Saint Benedict is very clear that the monk must keep silent. The word he often uses is “taciturnitas,” which would translate into being a taciturn person. This is not a word that we hear very often in our regular conversations. It means a person who is untalkative, reticent, quiet, secretive, tight-lipped and close-mouthed. From my point of view, all of these definitions are negative and not quite to the point. What Saint Benedict wants in a monk is a person who takes time to think and reflect and who speaks only after thinking and reflection and does not just immediately react to a situation.

Through all of my years in this community, I have seen how an immediate response in a tense situation can really destroy others unless it comes from an interior depth of love and is able to respond only with love and not with judgment. Most of us find that difficult, if not impossible. A taciturn person who has this gift of love is able to wait to speak until the point that actual hearing might take place.

So often today people speak only to make noise and actually don’t care about being understood or listened to. Sometimes I reflect on a mother of 12 children who told me once: “At times I have had to wait a year or even two to be able to speak to one of my children because I knew that if I spoke too soon, they could not hear me.” I had huge admiration for that capacity and over the years have only come to admire it more and more. Many of us think that we must speak right now!

There is so much to learn by being silent. I am not a silent person by nature. Some people are silent by nature. I am silent mostly when I have nothing to say, but have had to learn to be silent even when I think that I might have something to say. I have learned that by saying nothing, I often learn more than when I speak. I often pay more attention to a situation when I am silent than when I am speaking. I have also learned that others speak more if I remain silent. Particularly in my role as abbot of the community, others often remain silent. If I remain silent they begin to speak.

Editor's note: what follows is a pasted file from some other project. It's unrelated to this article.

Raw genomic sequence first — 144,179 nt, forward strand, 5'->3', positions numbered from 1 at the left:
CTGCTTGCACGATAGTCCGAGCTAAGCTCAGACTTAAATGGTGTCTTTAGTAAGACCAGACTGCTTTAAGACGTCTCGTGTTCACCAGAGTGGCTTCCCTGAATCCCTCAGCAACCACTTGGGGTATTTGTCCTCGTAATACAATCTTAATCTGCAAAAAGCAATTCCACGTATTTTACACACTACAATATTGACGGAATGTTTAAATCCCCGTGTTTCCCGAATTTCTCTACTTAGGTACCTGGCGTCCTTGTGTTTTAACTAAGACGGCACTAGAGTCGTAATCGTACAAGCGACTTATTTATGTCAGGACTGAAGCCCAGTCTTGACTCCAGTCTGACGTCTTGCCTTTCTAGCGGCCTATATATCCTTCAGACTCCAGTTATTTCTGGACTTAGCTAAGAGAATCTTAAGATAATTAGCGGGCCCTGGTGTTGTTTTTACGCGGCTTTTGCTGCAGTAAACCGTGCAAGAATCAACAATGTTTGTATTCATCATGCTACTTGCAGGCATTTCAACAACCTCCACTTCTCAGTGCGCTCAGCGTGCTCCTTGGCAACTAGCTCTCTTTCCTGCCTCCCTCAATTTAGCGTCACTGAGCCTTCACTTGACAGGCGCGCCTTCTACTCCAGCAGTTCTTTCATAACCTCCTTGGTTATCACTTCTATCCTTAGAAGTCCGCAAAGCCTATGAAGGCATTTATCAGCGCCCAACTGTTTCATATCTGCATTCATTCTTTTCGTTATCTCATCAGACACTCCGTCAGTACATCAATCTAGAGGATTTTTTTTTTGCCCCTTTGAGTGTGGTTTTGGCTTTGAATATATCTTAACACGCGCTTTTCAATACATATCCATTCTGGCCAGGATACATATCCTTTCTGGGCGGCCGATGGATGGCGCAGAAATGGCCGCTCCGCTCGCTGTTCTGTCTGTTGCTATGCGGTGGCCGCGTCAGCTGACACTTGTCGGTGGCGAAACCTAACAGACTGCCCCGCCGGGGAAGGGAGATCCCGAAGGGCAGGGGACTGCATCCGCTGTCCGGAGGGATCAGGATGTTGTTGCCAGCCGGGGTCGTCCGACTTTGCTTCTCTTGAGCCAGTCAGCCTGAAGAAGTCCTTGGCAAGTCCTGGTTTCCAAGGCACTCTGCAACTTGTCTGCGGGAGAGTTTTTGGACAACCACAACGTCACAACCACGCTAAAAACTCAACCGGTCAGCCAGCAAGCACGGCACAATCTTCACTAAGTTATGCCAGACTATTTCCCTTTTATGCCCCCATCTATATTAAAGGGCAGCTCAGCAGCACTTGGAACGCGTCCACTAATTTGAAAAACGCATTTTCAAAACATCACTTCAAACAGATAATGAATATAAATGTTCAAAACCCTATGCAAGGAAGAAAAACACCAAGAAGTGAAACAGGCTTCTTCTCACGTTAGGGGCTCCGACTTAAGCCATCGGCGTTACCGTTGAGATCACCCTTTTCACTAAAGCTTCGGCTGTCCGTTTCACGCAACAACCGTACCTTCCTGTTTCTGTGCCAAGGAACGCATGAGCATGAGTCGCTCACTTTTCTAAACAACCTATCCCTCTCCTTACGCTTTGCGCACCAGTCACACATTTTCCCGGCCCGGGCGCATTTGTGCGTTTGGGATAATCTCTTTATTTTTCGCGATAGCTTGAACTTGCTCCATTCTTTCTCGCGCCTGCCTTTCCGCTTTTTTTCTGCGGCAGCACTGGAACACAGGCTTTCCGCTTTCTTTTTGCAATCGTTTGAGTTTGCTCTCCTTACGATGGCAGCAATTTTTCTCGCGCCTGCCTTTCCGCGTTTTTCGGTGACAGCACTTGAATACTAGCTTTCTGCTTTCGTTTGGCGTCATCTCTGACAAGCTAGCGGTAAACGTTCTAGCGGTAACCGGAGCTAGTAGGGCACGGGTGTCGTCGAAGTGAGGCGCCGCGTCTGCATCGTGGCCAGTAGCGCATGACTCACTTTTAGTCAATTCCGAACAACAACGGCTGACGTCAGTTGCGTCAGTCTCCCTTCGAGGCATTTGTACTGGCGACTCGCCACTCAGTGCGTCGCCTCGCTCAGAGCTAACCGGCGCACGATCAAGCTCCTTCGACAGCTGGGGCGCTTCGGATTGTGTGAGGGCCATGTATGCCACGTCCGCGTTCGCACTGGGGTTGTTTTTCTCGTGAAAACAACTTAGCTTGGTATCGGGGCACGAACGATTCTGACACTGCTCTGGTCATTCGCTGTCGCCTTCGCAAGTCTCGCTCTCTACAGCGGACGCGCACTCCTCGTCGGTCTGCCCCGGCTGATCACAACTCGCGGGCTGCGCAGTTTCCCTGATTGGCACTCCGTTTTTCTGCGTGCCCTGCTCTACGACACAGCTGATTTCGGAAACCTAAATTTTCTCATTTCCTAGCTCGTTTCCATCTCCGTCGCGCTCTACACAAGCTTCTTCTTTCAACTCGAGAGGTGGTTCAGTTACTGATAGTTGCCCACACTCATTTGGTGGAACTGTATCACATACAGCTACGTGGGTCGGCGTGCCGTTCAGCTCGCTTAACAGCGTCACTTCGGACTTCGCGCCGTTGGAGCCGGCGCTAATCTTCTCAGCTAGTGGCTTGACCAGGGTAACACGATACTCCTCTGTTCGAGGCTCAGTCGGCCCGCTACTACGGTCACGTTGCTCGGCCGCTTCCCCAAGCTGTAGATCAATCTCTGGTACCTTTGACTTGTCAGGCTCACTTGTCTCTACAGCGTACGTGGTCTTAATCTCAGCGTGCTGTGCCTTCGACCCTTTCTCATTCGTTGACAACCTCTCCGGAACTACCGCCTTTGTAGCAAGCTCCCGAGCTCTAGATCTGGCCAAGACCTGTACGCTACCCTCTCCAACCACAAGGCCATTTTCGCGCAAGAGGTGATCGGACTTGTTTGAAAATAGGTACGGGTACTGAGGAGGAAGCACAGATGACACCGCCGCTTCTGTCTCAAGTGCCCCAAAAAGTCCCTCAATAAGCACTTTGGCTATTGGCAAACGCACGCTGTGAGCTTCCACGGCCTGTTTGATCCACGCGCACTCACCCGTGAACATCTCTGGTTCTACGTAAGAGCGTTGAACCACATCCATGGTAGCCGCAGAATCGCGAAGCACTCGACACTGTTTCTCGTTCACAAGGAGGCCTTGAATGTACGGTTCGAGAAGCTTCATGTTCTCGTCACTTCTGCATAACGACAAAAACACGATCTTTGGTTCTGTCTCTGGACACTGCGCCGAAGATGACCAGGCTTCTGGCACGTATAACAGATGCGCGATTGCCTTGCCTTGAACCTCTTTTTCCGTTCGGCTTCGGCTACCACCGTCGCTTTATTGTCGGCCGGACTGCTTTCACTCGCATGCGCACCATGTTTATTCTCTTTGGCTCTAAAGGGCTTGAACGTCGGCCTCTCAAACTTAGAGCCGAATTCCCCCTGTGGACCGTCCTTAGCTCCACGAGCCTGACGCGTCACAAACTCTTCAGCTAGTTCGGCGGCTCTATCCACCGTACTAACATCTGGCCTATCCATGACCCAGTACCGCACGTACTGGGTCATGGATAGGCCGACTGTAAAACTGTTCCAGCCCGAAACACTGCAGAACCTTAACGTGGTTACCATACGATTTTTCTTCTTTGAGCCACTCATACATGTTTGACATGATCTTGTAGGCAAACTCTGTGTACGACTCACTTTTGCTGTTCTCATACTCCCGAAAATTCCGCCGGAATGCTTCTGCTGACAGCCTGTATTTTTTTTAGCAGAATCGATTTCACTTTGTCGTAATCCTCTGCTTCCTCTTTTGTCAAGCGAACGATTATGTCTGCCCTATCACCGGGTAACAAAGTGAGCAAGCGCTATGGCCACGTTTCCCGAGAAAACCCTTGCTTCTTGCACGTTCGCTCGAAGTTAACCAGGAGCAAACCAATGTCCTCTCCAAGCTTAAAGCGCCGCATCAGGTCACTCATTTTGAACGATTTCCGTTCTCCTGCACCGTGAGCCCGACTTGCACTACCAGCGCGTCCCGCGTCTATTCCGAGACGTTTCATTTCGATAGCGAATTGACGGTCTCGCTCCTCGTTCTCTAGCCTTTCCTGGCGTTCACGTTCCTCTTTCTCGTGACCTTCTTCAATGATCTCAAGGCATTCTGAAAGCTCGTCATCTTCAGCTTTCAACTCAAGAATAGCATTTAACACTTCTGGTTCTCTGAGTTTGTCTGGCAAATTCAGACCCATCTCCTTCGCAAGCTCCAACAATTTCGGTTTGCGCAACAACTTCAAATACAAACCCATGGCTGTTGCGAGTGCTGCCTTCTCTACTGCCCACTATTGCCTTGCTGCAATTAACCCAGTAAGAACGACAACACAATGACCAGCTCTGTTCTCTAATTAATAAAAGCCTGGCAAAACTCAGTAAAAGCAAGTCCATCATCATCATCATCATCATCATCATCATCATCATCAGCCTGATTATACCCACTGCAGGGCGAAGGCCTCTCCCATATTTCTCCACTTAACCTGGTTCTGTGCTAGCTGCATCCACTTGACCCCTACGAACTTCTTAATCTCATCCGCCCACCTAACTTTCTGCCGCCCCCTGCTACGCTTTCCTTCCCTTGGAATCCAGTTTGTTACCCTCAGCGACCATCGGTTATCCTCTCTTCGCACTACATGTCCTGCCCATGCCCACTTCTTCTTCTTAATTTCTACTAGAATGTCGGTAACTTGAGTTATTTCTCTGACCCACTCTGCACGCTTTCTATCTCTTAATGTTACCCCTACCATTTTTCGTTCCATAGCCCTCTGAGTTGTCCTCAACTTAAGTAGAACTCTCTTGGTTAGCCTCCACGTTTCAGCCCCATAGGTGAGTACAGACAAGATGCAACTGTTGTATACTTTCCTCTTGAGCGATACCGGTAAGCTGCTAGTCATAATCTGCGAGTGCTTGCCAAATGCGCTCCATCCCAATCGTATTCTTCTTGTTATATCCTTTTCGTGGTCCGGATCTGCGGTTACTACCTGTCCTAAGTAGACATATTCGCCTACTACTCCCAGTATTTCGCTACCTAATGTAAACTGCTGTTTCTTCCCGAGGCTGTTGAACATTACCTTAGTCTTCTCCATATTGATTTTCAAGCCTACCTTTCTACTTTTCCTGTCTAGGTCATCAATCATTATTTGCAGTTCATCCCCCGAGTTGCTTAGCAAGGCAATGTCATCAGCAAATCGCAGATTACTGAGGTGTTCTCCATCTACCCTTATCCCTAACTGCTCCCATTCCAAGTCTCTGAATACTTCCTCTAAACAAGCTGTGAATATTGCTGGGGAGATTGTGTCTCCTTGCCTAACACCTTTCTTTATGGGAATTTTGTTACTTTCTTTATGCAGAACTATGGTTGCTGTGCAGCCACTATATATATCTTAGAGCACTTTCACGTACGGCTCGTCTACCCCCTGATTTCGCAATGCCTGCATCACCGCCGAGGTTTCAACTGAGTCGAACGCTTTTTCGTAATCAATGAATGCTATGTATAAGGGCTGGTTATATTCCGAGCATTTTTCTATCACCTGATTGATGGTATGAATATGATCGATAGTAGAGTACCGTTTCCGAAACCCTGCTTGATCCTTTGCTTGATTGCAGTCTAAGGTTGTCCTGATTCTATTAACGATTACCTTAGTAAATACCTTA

For me, speaking is natural and responding to any situation with words seems natural. So if I want to keep silent, I have to prepare myself beforehand. This is something that I have learned leading community meetings. I have to sit quietly for a few moments before any meeting and remind myself to keep quiet. It is the same thing when I know that a meeting with be tense and possibly be affected by angry reactions: I have to remind myself to be still and not to react. When I do my beforehand preparations, I am usually pretty good and keeping silent and at not getting anger or reacting to whatever is said. But if I do not prepare, then I almost always lose by talking too much or my letting my own angers or frustrations show.

So in the midst of being silent, we must also learn to prepare ourselves to be silent and to listen to others. Listening to others will help every situation a lot. Learning this wonderful art of listening is part of the spiritual life. Learning to be aware of our own reactions and natural responses—and dealing them before a situation happens—is also part of the spiritual life. Spirituality constantly demands work on our part. The first work is to seek to stay in the presence of God and to be aware of that presence. Within that presence of God, we then can begin to struggle with the aspects of our lives that cause us to move away from the Lord and His Will.

As always I send my promise of prayers for you and will offer the Holy Mass once this week for you and for your needs and intentions. I count on your prayers for me and for the women and men in the communities associated with ours. Love and prayers.

Your brother in the Lord,

Abbot Philip